Lawsuit Alleging Antitrust Violations Filed Against Puzder’s Company

Yesterday, shift leaders at Carl’s Jr. filed a complaint on behalf of themselves and those similarly situated alleging various antitrust violations by Carl’s Jr. Restaurants and CKE, of which Andrew Puzder is CEO. The complaint was filed in California Superior Court.

The complaint is based on a “no hire” policy extending to all CKE franchises, under which franchisees must agree not to hire or seek to hire anyone who works as a shift leader or any higher position at a CKE restaurant or has worked at a CKE restaurant in the prior two years. The policy might not be a problem if all the workers were employed by CKE, but “CKE and Puzder have gone out their way” to stress that the franchises are not part of a single entity that hires and fires workers (thereby avoiding some federal and state labor protections). According to the complaint, the effect of the “no hire” policy has been to “suppress the wages of the restaurant-based managers” and “worsen[ ] working conditions” by diminishing competition between the restaurants.

The complaint was filed just as Puzder’s confirmation hearing was rescheduled for the fourth time to Feb. 16. A spokesman for Puzder said that the delays were “prompted by Puzder’s need to divest financial holdings that the Office of Government Ethics judged a conflict of interest.” If confirmed, Puzder would have to sell his stake in the fast-food companies, which are valued at 10-50 million dollars.

Guest Post: An Obama Executive Order That Trump Should Love

Sharon Block served in the Obama Administration as the Principal Deputy Assistant Secretary for Policy at the Department of Labor and Senior Counselor to the Secretary of Labor.  In February, she will become the Executive Director of Harvard University’s Labor and Worklife Program.  Chris Lu served in the Obama administration as the Deputy Secretary of Labor, and is now a Senior Fellow at the University of Virginia Miller Center.  This post originally appeared in The Huffington Post.

As former political appointees in the Obama administration’s Labor Department, we can think of few areas where we are in agreement with Donald Trump.  In fact, we have fundamental differences with him about how to build an economy that works for everyone.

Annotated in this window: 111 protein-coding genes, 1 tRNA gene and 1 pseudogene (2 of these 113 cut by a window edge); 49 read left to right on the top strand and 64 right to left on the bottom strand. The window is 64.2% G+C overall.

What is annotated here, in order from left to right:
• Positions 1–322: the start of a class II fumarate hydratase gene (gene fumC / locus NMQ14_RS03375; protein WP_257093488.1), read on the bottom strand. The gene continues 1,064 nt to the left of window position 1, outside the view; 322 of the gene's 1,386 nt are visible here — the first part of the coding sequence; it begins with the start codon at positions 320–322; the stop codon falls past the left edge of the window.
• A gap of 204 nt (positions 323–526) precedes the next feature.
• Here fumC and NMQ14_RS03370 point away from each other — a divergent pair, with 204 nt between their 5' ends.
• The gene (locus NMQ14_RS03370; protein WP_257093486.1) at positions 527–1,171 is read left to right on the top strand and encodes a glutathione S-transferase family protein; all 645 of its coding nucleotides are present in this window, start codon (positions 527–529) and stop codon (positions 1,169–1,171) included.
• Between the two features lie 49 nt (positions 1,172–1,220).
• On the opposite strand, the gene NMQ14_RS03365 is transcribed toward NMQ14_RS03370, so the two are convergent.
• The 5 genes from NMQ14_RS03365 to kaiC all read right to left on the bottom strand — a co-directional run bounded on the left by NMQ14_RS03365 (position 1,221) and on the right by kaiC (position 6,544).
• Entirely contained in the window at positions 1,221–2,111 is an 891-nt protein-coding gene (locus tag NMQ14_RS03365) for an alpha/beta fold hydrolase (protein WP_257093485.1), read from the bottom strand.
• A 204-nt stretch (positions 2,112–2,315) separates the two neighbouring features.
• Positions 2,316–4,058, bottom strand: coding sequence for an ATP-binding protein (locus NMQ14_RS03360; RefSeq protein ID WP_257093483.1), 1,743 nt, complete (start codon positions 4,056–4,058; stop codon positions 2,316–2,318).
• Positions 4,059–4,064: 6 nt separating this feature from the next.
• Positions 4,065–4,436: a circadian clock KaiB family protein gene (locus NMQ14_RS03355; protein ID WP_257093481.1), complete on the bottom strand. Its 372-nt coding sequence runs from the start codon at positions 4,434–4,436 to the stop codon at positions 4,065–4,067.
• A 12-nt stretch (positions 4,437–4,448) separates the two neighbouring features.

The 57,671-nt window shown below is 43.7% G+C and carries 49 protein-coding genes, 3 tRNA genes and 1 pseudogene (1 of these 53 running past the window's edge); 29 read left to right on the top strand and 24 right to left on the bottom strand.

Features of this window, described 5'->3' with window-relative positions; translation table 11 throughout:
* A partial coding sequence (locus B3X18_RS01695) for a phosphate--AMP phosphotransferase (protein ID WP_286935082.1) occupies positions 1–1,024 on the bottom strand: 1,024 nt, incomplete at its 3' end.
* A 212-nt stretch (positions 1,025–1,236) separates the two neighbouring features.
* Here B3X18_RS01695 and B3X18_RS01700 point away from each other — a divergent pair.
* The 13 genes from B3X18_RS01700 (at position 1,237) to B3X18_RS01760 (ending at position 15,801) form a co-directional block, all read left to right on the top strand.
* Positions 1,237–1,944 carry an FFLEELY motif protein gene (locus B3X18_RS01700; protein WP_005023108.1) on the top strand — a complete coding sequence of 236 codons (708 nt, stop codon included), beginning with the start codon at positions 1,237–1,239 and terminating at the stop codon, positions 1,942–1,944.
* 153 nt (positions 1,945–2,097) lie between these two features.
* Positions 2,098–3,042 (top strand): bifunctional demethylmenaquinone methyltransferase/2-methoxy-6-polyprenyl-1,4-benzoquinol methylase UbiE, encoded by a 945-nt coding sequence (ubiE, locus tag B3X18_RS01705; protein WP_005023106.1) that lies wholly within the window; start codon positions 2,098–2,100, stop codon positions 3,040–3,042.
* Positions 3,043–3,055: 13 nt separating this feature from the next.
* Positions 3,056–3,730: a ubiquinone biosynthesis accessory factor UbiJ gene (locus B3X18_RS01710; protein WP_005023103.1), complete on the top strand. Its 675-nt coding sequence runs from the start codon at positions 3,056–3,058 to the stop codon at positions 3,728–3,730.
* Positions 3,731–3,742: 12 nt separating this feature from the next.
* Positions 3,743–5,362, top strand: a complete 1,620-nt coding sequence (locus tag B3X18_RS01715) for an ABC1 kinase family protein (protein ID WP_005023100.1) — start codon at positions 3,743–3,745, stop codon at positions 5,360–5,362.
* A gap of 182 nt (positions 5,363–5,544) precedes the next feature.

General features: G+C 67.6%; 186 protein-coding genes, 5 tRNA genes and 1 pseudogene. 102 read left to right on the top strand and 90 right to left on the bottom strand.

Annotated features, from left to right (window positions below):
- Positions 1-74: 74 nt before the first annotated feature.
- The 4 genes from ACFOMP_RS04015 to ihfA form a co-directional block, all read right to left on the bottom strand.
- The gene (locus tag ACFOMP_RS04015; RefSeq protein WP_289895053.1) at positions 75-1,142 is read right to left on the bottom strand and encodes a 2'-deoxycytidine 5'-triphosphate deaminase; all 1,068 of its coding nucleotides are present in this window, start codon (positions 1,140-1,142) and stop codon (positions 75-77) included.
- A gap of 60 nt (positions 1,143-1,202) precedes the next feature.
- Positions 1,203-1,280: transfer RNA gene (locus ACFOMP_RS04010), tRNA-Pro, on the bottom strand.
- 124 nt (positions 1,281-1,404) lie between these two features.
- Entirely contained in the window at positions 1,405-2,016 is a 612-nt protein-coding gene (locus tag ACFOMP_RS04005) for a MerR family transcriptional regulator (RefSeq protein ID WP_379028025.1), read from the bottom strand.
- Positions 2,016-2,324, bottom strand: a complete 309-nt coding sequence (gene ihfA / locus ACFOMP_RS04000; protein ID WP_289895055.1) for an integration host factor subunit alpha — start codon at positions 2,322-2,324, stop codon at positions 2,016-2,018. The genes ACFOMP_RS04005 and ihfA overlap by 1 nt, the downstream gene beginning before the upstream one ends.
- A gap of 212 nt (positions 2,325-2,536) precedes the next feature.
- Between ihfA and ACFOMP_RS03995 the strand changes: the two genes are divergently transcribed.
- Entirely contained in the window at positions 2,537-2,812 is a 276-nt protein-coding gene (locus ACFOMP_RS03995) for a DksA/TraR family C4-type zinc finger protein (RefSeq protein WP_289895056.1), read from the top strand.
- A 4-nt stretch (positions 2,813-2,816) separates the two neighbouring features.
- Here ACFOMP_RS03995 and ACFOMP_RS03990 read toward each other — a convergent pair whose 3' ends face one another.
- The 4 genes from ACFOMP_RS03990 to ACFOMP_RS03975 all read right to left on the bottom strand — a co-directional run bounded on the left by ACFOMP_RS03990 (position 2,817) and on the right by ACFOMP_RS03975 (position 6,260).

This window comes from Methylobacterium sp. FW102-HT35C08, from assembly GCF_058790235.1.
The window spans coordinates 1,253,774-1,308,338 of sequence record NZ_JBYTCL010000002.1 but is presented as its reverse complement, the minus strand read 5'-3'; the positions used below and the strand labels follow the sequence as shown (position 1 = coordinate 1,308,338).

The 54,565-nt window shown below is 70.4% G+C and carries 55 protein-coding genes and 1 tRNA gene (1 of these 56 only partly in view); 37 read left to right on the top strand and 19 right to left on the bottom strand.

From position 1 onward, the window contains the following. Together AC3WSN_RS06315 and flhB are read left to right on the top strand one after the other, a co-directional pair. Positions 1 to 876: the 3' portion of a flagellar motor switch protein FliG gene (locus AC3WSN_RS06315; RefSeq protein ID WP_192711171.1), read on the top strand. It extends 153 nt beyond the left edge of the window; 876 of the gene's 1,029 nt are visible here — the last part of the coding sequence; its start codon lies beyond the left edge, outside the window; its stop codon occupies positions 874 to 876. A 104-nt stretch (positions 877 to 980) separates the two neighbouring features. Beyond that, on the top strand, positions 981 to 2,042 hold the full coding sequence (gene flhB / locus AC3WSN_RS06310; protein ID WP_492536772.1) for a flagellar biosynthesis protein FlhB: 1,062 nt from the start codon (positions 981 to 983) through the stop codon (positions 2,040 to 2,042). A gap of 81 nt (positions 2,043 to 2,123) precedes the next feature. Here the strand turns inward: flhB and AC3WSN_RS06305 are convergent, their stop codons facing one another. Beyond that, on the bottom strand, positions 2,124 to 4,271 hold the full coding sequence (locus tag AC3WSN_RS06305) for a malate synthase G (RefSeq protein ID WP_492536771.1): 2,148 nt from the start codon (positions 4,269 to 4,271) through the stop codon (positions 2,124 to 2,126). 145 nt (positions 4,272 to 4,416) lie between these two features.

Yet, we share his belief that government needs to do more to lift up American workers.  If the new president is interested in delivering on his promise of creating jobs and growing wages for workers, there’s an executive order already in place that he should support.

Every year, the federal government spends hundreds of billions of dollars on procurement contracts.  By some estimates, one quarter of all American workers are employed by a federal contractor — that’s millions of families whose livelihoods are connected to the federal procurement system.

In 2014, Barack Obama signed an executive order called “Fair Pay and Safe Workplaces” that was premised on two fundamental principles: doing business with the federal government is a privilege, not a right; and taxpayer money should only go to companies that are abiding by the laws that protect American workers.  Under the Obama executive order, the federal government would give contracts only to companies that pay their workers the wages they’ve earned, protect the health and safety of employees, and prohibit discriminatory practices.

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The Future of Labor

This post is part of a series on Labor in the Trump Years.

From the end of Reconstruction up through the election of 2016, political elites have done a masterful job convincing the white working class that they do not share a common interest with nonwhite workers.  They used regional differences to political advantage by convincing Southern and rural voters that Northerners, urbanites, and intellectuals disdain them.  The task for labor and the left now is to make sure that the 2016 election is the last time that happens.  Rather than demonize those who voted for Trump as bigots, labor should take their economic demands seriously.  Labor should seek common cause among all people around the economic issues that animated the vote for change.  White voters in Michigan, Ohio, and Wisconsin put Trump in office because he promised to improve their lives.  When he doesn’t deliver on his populist promises because his policy agenda is entirely about cutting taxes and freeing corporations from all labor regulation, labor must remind middle class and working class voters of all races and ethnicities that corporate interests are dominating a Trump Administration.